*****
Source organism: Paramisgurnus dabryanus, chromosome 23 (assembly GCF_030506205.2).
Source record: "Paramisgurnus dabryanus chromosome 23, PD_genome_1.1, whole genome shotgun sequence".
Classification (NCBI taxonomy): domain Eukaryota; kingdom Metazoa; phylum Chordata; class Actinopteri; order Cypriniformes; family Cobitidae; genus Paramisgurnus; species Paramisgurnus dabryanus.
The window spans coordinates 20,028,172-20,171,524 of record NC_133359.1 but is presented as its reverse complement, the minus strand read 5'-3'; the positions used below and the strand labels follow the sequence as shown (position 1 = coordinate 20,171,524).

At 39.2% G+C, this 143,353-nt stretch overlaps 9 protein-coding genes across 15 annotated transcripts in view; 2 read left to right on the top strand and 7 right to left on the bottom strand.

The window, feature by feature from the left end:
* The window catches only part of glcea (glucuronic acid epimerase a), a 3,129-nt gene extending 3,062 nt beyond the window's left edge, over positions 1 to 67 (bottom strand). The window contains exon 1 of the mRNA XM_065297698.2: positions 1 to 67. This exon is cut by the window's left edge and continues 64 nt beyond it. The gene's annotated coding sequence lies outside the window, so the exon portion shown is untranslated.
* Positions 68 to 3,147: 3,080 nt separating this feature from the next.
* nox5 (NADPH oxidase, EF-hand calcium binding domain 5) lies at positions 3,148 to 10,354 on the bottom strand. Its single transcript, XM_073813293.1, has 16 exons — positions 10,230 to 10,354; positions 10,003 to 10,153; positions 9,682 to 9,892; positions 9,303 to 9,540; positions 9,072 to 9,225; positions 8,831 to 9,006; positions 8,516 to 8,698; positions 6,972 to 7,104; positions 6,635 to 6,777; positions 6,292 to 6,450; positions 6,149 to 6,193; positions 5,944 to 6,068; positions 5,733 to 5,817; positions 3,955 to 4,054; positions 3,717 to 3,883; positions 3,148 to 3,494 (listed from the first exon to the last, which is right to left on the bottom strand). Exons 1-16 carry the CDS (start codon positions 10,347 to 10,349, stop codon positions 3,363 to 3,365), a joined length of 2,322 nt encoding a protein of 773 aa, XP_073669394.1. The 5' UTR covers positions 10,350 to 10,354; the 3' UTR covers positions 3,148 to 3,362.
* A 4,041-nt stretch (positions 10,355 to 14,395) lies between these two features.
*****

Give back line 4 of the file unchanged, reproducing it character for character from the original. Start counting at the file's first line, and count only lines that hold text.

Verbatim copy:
The window spans coordinates 20,028,172-20,171,524 of record NC_133359.1 but is presented as its reverse complement, the minus strand read 5'-3'; the positions used below and the strand labels follow the sequence as shown (position 1 = coordinate 20,171,524).